Driver’s ed brings out worst in licensed drivers

Michelle Stuckey
June 30, 2011 at 9:37 am  | Mobile Reader | Pring this storyPrint 

With the summer months upon us, hundreds of teenage drivers will be hitting the road for the first time during driver's education courses.

A safe driving course is required by state law before teens under 17 years old can obtain their learner's permit. The course lasts 38 hours, which includes 30 hours of classroom instruction and eight hours of behind-the-wheel training.

Locals Roger Folse and Kevin Robicheaux are learning first-hand what it takes to help St. Charles teenagers to “arrive alive.” The two opened the St. Charles Driving Academy this year.

"Driving is just like anything else - the more you practice the better you're going to get," Folse said.

He said that in his experience, the licensed drivers on the road are more dangerous than the student drivers.

"The other drivers try to freak the driver's ed person out," Folse said. "It's not our drivers that do the crazy things, it's the other drivers that are doing crazy things and I'm asking, ‘Who's the crazy one here?'"

Folse said he has seen people pull up next to student drivers and wave their arms, trying to distract them. He has also seen motorcyclists pop wheelies to try to scare the student.

Mike McNamara, owner of River Parishes Safe Driving School in Norco, said he also believes licensed drivers act more carelessly than students.

“I’ve had other people drive alongside the car and try to distract the students by shooting the bird, blowing the horn, imitating the kid, flashing their lights, or even getting in front of the driver’s ed car and stopping quickly to try to make us hit them,” McNamara said. But he also said that those distractions usually happen outside of St. Charles Parish.

According to a GMAC National Driver’s Test, Louisiana is ranked No. 39, with No. 1 being the safest state to drive in and No. 50 being the least safe.

“The more we train these kids on how to drive, the better and safer Louisiana roads are going to become,” Folse said.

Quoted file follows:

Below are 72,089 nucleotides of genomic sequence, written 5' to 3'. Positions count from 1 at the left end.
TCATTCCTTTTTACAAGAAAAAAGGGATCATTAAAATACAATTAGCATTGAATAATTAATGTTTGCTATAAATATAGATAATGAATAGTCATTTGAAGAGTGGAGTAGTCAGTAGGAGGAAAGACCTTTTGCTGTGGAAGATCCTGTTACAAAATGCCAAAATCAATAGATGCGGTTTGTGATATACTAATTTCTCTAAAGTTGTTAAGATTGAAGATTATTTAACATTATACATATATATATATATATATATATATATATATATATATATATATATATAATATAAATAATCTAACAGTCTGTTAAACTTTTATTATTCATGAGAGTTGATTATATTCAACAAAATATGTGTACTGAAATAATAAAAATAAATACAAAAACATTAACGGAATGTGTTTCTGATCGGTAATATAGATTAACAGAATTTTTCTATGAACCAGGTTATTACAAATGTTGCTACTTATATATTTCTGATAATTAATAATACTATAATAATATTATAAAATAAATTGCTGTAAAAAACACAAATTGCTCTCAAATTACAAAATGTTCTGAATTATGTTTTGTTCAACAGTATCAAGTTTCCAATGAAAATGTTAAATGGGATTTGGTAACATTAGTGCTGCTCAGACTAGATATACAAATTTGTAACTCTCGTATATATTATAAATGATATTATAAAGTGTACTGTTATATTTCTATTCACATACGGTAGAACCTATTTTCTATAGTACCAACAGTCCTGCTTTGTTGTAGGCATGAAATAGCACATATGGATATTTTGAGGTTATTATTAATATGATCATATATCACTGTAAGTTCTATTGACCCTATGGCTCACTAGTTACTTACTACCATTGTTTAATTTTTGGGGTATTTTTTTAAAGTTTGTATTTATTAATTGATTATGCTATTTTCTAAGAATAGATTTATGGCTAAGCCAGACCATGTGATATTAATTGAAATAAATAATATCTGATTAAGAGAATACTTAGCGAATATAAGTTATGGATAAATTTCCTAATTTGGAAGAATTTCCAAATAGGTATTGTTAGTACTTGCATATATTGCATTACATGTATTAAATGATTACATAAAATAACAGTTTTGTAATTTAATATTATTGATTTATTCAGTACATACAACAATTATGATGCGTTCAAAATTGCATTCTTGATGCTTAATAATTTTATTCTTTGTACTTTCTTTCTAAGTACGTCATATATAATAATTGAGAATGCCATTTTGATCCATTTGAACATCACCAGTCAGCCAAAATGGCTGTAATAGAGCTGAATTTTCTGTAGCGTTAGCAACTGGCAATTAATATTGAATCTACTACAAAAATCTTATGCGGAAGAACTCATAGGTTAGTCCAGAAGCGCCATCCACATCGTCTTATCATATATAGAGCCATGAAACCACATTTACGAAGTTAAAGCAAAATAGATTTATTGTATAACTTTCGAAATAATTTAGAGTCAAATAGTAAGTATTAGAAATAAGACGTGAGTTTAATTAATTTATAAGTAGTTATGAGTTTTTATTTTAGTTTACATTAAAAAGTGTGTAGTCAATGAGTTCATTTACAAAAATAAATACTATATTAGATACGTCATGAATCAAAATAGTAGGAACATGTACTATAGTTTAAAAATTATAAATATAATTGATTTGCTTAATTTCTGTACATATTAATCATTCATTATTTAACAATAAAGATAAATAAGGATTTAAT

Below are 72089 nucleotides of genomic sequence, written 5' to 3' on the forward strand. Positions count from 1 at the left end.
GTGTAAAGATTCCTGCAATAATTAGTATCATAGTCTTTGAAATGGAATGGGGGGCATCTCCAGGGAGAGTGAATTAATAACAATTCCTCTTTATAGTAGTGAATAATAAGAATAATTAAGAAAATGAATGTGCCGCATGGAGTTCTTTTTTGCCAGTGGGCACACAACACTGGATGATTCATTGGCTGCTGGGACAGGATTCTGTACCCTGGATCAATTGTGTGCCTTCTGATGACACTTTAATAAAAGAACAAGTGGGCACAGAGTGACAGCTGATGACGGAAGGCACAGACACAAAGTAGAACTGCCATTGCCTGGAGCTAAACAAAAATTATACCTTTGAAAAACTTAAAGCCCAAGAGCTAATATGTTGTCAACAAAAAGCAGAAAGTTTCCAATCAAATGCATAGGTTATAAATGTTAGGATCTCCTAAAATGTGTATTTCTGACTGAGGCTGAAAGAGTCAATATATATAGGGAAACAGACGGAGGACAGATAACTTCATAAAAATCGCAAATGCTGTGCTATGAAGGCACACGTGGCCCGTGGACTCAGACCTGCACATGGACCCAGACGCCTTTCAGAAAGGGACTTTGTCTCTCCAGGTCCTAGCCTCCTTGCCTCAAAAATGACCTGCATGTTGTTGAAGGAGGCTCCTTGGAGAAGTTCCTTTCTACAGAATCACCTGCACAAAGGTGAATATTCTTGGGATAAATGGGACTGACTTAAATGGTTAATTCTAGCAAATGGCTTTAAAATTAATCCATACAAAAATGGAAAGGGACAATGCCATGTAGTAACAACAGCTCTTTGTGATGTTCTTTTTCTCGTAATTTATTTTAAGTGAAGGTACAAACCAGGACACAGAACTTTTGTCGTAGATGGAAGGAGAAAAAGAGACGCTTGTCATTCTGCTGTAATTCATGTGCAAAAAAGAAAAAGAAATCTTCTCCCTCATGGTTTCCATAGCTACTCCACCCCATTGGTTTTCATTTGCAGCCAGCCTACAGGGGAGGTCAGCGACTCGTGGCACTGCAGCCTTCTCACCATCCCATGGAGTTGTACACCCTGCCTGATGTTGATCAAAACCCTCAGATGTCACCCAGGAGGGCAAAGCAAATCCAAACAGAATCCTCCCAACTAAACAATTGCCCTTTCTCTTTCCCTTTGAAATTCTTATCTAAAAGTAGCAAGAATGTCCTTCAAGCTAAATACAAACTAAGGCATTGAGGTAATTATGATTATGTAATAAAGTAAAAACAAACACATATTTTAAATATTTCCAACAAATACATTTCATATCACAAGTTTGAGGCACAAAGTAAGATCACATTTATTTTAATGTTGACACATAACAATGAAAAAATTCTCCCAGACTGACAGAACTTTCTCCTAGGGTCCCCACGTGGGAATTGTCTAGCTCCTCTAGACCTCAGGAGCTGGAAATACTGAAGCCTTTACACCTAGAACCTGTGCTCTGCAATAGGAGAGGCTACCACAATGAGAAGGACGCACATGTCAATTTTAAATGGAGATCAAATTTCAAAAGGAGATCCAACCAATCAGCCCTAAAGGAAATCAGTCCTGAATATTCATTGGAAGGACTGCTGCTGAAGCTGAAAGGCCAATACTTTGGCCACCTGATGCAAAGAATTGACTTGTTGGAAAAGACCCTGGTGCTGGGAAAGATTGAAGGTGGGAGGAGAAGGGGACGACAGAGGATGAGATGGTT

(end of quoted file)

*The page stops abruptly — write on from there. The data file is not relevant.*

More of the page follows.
While some parents might think they are helping their teen driver by giving them a few pointers, McNamara said that actual driving teachers often have to spend time breaking bad habits that teens learn from their parents.

McNamara has seen hundreds of parish teens learn to drive in the 10 years he has worked as a driving instructor.

"Most of the teenagers learn from their parents and parents really are not the most up-to-date with a lot of the laws…and how to legally drive. They know how to drive - but we have to try to break the habits that parents have taught them," McNamara said.

He said the bad habits can range from driving five miles per hour over the speed limit and tailgating to rolling through stop signs.

He said that modern distractions are another major challenge to teaching teenagers safe driving habits.

“Driving is such a difficult task, but people think they can multitask all the time, whether it’s talking on cell phones, messing with a GPS or eating,” McNamara said. “They’re worried about everything else except what they should be doing and that's driving the vehicle safely and getting everybody from point A to point B.

“That’s one of the biggest things we’re trying to change.”

Kids who want to skip the 38-hour safe driving course will have to wait until they are 17 years old to get their permit. Seventeen-year-olds can opt to take a six-hour classroom course instead of the longer course that includes on-the-road training.

View other articles written Michelle Stuckey

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